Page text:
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    Hey, I am considering Edinburgh as a serious choice for studying Law in 2010. Recently my friend told me that Edinburgh wasn't very good for feedback, so I did some research about it. According to "The Guardian University guide 2010", Edinburgh has the lowest percentage for satisfied feedback.

    Is this a serious issue to be concerned about?:confused:

    Thanks
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    Was kind of wondering about that myself; especially seeing as I know a few(3) people currently in their first year of Law at Edinburgh and they're having an AMAZING time, two of them rejected what would be considered "higher ranked" universities(KCL & Durham) for Edinburgh and according to them they havent regretted it for a second.

    Any Edinburgh Law students care to chime in on their opinions of the course/city? Youd be of great assistance
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    I saw that as well but if you look at the table no university has anything really above 75%
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    All depends on the tutor, lecturer, course, school and college. Possibly depends how much effort you put into getting more information if you feel it necessary (lecturers are usually happy to dicuss it during their office hours).

    I suppose the general low figures might be skewed by our experiences at school (in terms of homework being marked quickly, mistakes pointed out) whereas at University lecturers have other courses and their day jobs to get on with. Can take a couple of weeks to get essays back and they may contain no more than the mark.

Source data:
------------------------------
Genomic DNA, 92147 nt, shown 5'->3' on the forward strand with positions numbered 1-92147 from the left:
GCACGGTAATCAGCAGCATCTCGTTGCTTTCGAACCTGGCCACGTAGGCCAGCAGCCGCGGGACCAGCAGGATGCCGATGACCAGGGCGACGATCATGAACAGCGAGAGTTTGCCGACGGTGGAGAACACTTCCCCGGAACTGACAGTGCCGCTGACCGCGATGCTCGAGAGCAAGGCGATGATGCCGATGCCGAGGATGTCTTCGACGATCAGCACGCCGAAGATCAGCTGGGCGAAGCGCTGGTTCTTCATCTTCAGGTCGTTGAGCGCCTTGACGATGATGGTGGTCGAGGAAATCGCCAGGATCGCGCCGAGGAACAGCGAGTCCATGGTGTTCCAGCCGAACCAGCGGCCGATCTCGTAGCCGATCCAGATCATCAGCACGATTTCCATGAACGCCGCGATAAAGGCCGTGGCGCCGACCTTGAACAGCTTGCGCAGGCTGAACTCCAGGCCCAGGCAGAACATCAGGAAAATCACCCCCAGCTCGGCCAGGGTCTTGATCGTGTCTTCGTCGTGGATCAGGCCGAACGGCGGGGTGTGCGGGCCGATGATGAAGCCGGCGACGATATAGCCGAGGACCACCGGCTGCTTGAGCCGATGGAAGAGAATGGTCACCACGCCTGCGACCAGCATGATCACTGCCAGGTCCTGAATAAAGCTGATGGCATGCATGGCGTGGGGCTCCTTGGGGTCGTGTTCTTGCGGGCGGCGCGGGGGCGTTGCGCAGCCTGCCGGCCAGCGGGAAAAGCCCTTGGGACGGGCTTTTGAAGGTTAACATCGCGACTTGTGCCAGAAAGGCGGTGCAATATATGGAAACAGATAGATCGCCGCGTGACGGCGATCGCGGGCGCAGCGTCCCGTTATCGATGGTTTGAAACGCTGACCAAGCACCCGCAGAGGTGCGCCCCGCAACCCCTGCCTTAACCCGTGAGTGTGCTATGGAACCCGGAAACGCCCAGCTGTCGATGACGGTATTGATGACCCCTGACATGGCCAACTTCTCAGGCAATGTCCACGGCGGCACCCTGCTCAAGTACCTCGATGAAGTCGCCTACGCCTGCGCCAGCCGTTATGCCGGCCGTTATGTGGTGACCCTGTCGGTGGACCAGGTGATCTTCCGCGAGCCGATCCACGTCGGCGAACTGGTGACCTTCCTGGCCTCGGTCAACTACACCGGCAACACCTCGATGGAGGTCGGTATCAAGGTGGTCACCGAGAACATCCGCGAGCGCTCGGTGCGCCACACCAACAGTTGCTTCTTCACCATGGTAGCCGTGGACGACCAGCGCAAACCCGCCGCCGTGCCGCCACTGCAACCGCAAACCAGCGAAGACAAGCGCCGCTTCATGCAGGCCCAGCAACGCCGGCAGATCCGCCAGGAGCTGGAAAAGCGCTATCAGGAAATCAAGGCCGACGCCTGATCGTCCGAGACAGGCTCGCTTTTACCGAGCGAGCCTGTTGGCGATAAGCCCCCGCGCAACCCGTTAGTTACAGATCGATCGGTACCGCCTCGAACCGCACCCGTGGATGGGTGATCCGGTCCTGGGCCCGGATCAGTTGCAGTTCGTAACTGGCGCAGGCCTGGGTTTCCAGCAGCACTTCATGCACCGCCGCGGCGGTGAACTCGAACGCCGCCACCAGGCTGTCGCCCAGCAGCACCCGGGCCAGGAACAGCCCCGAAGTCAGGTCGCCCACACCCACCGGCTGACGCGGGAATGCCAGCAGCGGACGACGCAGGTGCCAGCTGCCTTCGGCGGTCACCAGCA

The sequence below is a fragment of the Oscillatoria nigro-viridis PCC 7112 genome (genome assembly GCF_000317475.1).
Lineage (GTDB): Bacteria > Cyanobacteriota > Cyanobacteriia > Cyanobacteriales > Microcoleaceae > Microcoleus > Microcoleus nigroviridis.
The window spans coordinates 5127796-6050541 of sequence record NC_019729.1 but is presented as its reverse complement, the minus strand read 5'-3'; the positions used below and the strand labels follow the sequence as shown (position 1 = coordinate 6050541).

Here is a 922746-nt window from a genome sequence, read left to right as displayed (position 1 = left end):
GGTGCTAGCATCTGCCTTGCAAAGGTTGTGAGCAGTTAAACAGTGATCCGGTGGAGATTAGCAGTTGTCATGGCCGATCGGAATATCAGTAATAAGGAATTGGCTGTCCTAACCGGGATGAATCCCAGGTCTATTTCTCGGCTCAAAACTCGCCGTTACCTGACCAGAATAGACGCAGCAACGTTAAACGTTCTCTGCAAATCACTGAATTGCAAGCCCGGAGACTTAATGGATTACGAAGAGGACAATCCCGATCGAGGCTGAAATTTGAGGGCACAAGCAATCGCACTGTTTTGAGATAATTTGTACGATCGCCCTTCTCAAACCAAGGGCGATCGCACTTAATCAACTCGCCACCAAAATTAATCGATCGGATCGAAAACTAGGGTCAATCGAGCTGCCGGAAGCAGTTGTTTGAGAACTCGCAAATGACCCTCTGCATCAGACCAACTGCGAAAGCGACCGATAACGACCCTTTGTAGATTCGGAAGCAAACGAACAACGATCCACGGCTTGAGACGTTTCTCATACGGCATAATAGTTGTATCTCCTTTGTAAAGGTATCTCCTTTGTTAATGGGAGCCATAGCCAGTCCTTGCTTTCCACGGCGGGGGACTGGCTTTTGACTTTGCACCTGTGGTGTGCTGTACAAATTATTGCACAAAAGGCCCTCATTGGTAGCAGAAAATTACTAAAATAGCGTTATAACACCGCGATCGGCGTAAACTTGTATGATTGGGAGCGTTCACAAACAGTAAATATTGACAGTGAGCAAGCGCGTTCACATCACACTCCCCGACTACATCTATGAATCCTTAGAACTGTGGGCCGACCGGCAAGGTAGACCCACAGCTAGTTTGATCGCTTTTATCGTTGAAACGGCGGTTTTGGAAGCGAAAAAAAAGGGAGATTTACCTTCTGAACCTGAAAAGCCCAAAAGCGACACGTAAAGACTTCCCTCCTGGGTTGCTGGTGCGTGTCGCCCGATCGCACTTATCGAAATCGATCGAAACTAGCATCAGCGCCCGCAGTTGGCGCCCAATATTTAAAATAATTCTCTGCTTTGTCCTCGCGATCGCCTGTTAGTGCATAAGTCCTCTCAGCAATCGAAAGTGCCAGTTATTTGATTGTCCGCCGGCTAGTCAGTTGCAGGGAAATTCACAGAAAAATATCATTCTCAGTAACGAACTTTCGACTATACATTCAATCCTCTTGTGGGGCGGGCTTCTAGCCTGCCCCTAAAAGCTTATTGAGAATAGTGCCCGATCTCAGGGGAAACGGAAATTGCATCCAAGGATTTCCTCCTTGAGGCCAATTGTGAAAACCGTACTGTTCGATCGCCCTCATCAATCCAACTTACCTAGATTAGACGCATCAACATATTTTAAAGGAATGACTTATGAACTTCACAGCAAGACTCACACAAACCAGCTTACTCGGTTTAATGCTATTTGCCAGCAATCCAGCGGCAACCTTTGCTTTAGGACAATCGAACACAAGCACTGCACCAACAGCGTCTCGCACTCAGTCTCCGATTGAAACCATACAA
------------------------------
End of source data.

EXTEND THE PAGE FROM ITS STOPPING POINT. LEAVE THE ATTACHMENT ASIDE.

In my experience, the lack of feedback was more of an annoyance rather than a dealbreaker. It's supposed to be getting better. But it gives the student union something to moan about anyway!
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    The union academic officers are devoting a significant amount of attention to the problem. Part of the issue is that some university work has to be marked by an external examiner (borderline marks, all firsts, all fails), and everyone gets their work back at the same time. It varies quite a bit from one department to another--the School of History, Classics and Archaeology has always given thorough and thoughtful feedback on essays in the courses I've taken. The School of Social and Political Studies is really mixed, and it varies a lot depending on the tutor. I have also heard a relatively senior history lecturer say that tutors who have taught in SSPS have to be taught to mark again before they can mark history work properly. I can't comment on law feedback specifically. I do know a number of people on the last year of the course (including one who's studying as a graduate after doing history) who had uniformly good things to say about the law faculty. Also, after four years studying here I was happy to apply (and considered staying to study) law--it was my second choice.

    I wouldn't be too discouraged by the feedback. I would encourage you, however, to look carefully into how much written work you do. We do far too little in history and politics, and it's a significant shortcoming. (It is one of a variety of reasons why I want to study law at Cambridge when I finish here--you write many, many more assignments each term.)
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    (Original post by jjarvis)